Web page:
zaterdag 29 oktober 2011

29 oktober 2011 - Ghana

Tomorrow afternoon i will be flying to Ghana for my 5th Sunbird/WINGS tour there. I haven't been for 2 years and am looking forward to seeing Mark, Robert and Francis i have a few days to go birding before the group arrives on wednesday evening.
Im home on 12th nov but if i find internet during the tour i will try and update the blog, twitter, facebook as i go along....
Im then only home for a few days before heading to Gambia on 17th nov.

donderdag 27 oktober 2011

27 oktober 2011 - Tarts tick

I had several options today, firstly drive to Zeeland for the Lesser Grey Shrike and American Wigeon (the former amazingly rare here considering it's annual in the UK) or head to Lauwersmeer for more raptors and geese.....instead I decided it was time to face up to my biggest 'tarts'....a tarts tick is a species that you really should have seen, but haven't (schaamsoort in Dutch)....anyway I still have 2 on my list, namely Jack Snipe and Razorbill, although i personally feel that Richard's Pipit is also on that list.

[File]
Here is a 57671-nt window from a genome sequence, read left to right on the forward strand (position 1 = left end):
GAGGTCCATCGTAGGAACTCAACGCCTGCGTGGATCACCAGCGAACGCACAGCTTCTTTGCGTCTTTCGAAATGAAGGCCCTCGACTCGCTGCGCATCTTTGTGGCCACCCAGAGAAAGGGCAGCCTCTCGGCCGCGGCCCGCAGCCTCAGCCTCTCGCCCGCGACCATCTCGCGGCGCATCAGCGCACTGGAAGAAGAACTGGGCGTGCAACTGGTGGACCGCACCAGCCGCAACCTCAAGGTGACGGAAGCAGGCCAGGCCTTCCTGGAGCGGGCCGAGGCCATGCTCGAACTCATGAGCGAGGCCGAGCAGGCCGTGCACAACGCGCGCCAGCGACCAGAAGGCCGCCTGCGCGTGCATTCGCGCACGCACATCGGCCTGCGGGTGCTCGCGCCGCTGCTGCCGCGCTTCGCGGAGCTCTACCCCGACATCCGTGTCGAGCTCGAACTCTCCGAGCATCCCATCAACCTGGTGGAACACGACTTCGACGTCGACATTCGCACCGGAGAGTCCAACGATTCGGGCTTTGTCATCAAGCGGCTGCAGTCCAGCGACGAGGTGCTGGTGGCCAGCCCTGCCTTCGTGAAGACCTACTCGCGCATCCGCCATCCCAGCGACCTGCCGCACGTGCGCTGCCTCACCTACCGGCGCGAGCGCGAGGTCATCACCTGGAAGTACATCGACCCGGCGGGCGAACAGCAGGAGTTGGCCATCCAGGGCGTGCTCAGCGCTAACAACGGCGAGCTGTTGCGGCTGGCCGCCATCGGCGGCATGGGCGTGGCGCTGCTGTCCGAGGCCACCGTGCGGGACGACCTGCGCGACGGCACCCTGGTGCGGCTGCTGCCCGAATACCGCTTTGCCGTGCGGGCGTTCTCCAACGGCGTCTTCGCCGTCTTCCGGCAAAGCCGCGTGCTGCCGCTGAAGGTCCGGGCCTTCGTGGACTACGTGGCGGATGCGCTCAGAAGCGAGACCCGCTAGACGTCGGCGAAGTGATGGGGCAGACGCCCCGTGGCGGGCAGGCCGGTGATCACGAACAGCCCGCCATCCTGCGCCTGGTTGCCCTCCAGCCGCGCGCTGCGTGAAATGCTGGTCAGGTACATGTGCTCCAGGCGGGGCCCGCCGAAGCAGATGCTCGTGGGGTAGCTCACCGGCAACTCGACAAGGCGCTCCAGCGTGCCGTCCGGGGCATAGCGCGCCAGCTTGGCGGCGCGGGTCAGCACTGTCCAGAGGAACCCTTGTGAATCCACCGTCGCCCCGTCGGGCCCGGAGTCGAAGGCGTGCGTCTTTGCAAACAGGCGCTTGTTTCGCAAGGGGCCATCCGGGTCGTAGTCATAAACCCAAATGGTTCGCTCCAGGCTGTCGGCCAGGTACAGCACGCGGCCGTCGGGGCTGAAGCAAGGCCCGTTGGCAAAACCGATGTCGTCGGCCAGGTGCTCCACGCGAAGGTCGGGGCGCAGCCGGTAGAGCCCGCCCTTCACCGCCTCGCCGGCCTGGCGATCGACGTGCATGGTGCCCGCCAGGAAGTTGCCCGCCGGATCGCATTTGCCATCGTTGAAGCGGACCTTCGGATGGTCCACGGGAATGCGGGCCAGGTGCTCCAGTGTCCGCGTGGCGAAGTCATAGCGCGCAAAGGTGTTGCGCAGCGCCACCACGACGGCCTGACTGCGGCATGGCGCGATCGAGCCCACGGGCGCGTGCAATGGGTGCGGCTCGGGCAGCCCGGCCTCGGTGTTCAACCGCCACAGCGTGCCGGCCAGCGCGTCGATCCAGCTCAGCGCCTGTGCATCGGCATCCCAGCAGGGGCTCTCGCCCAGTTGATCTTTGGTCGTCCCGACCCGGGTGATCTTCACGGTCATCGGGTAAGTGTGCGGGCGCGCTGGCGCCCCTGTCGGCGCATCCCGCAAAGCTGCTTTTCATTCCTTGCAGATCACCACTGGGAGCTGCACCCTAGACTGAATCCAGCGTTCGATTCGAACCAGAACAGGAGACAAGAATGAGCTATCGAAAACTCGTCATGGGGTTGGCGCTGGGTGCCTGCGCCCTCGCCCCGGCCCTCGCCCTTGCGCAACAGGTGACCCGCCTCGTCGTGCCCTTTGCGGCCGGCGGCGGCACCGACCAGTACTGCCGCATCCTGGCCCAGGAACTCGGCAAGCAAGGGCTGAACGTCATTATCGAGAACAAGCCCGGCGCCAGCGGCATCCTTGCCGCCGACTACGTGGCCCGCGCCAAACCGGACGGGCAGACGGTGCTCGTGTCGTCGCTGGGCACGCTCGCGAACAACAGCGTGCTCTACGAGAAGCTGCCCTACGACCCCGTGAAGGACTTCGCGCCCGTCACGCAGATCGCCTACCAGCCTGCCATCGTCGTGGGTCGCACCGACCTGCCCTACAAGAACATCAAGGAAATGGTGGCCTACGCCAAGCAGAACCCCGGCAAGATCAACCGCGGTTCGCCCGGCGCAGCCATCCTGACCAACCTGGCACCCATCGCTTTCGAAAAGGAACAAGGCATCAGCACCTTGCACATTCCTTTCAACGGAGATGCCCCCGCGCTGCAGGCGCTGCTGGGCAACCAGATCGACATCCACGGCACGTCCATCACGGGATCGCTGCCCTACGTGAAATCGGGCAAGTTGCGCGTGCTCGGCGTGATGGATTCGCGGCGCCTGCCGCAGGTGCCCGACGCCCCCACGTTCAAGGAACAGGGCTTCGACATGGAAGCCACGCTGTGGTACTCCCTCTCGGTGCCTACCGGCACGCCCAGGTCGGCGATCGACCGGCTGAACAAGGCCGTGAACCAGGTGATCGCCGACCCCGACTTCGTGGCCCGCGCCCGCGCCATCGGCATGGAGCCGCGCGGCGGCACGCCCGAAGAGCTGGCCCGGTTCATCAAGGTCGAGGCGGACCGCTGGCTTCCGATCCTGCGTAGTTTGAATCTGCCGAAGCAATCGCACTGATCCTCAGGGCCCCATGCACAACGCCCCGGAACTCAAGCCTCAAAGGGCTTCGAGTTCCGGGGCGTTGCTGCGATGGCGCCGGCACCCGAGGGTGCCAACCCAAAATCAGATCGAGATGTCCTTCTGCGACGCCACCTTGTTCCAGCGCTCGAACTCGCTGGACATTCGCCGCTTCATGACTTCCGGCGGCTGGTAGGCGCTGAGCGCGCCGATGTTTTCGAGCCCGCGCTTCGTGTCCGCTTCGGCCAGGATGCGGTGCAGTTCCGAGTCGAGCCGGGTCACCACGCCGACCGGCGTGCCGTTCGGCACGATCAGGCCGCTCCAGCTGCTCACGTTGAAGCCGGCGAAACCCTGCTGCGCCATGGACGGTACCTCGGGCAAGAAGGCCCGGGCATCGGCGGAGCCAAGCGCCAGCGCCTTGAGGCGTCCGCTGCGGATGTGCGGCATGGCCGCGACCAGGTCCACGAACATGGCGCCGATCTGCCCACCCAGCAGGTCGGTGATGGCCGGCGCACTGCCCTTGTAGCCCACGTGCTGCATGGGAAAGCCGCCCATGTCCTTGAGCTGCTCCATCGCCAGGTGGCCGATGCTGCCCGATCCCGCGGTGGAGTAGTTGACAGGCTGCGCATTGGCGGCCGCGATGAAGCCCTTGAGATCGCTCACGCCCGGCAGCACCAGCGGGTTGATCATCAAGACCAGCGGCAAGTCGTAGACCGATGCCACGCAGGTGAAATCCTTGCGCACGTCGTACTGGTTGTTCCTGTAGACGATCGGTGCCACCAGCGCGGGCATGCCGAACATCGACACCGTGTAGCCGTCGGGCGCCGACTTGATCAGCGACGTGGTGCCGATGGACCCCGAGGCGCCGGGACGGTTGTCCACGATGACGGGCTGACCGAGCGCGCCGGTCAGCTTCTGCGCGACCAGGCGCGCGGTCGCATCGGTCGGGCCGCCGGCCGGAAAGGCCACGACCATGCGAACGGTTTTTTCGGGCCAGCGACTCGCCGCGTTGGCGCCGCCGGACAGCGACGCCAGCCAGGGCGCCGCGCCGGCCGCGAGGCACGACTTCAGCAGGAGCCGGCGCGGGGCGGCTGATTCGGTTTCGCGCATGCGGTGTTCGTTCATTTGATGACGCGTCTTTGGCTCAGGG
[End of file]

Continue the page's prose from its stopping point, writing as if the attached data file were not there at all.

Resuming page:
Anyway....we don't get many Razorbills in the province of Gelderland, and having not seen one whilst on the coast I will not drive more than 10km for a Razorbill. So today I set my sights on Jack Snipe (Bokje), and knew that Azewijn was a good place for them. It was only 30 minutes drive and after more precise info from a local birder (thanks) the 'life threatening, danger, no entry'' signs indicated where I needed to be.....

It didn't take long and I soon saw 5 birds, plus 6 Common Snipe (Watersnip). Photos of 3 different Jack Snipe below.

 I also saw Woodlark, lots of Redwing and Fieldfare, White-fronted Geese, Goshawk, Great Egret and this Kingfisher.
This Common Buzzard also came pretty close

On the way home I stopped near Lathum to look for Rough-legged Buzzards, can't get enough of them but had to make do with 7 Great Egrets, this one had just finished eating a vole spec.

and this very pale Buzzard

woensdag 26 oktober 2011

25 oktober 2011 - Dudes day out

It's been a few weeks since Frank and I birded together, and with the Red-flanked Bluetail (Blauwstaart) still present at Castricum we hatched a plan to head to the coast, and maybe we would even bump into our own rarity at the same time.